lan zhou handpull noodles: a taste of the real china just blocks away

lan-zhou-pulled-noodles-series

having spent a year travelling throughout china trying all sorts of amazing (and not so amazing) food, i definitely crave the local chinese specialties that are found at the hole in the wall spots.  not so clean, but oh so interesting and often tasty.   since my travels were long ago, my memories are somewhat faded but highlights include:  the sizzling rice dishes, the dan dannoodles (which i can find here regularly) and most amazing ma po dofu (or tofu) ever  in chengdu (my all time favorite city); sweet dumpling balls called yuanxiao that i had in hangzhou; and lovely youtiao (fried sticks of dough) served with sweet soy milk in dunhuang.    i guess my donut obsession has been around for a while.

unfortunately, i don’t often have chinese out these days though i try to cook one asian dinner a week if i can.  park slope’s offerings are extremely poor, and j is not a huge fan so i don’t drag him to flushing where i think the best chinese in new york has migrated.  lately, though, i have been determined to begin to see what’s going on in sunset park, brooklyn’s chinatown.  i’ve tried dim sum (so far not so exciting) and have been pleased with the huge grocery stores when i need various kinds of soy sauce, chili oil and black bean sauce. 

lan-zhou-soup

in my quest to find something good nearby, we recently visited lan zhou handpull noodle.  i of course love the imperfect translation — definitely reminds me of those china days — as does the very basic setting which is a very tiny spot (maybe 10 seats) with a couple tables, huge pots of broth and lots of slurping.    we stuck to the basics at lan zhou: i got the beef soup, and j got the house special with pork chop, beef tripe.  other options included tripe, fish balls and roast duck.  both orders came in large plastic bowls and included a fried egg (quite cooked) and some mustard greens and bok choy.  both were served in a tasty rich broth which was great especially as i was tending a not so pleasant cold.  i also loved the perfectly chewy wheat noodles which we could see being pulled as we ate, providing some mesmerizing entertainment for the kids.  while my meat was too chewy, and i could have done with more veggies, lan zhou offered tons of condiments including a nice chili oil and cut up cilantro so we could flavor it anyway we wanted and at around $5 a bowl it was cheap.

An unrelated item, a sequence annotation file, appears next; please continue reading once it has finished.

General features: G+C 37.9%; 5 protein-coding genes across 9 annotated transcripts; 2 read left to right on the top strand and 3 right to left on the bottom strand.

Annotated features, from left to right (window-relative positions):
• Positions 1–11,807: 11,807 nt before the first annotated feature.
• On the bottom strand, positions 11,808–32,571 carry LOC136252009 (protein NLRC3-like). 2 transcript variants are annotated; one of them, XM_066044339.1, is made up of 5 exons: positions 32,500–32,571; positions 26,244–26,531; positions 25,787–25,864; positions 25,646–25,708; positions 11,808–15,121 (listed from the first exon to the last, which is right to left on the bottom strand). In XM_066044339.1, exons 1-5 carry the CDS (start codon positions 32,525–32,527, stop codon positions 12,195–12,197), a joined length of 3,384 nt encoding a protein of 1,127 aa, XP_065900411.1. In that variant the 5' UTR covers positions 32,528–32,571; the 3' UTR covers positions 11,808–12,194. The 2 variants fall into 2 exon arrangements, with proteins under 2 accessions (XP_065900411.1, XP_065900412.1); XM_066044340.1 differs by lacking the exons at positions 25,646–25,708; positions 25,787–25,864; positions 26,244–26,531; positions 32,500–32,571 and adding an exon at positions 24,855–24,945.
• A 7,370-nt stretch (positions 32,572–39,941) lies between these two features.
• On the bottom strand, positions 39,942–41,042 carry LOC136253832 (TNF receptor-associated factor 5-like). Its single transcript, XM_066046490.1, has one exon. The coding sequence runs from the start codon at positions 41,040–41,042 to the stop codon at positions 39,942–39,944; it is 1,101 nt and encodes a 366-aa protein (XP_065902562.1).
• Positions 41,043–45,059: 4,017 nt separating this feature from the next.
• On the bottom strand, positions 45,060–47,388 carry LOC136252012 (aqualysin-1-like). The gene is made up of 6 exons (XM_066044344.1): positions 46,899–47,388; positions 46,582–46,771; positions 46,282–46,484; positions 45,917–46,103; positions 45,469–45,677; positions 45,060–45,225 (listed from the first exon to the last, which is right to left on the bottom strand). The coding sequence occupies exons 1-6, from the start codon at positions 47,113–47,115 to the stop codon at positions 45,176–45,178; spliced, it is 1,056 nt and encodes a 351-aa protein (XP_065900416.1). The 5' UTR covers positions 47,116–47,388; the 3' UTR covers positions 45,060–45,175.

lan-zhou-prices

so while i will go back to lan zhou both because it was tasty, nearby and felt a little like china, i will admit that i am not a hand pulled noodle expert like the girl who ate everything and i need some more context for a proper review   i plan to try chowhound‘s queens recommendations like  lao bei feng  and king 5 noodle house as well as hand pull noodle and dumpling house in bensonhurst.  in manhattan,  super taste gets high marks for their pork-bone soup and tasty hand-pulled noodles opened this past february.  and then there is lan zhou handmade noodle which may or may not be related to lan zhou handpull noodle.  i’m excited for my research to begin.  lan zhou handpull noodle, 5924 8th avenue between 59th and 60th streets, brooklyn, new york, 718.492.7568.

  • hand pull noodle and dumpling house, 7201 18th avenue between 72nd and 73rd streets, bensonhurst, brooklyn, 718.232.6191
  • lao bei fang, 86-08 whitney avenue, queens, 718.639.3996
  • king 5 noodle house, 82-39 broadway, queens, 718.205.7888
  • super taste, 26 eldridge street between canal and division streets, 26 n eldridge street at canal street, manhattan, 212.625.1198
  • tasty hand-pulled noodles, 1 doyers street near bowery, manhattan, new york, 212.791.8917
  • lan zhou handmade noodle, 144 east broadway between allen and essex/pike & rutgers. 212.566.6933

Leave a Reply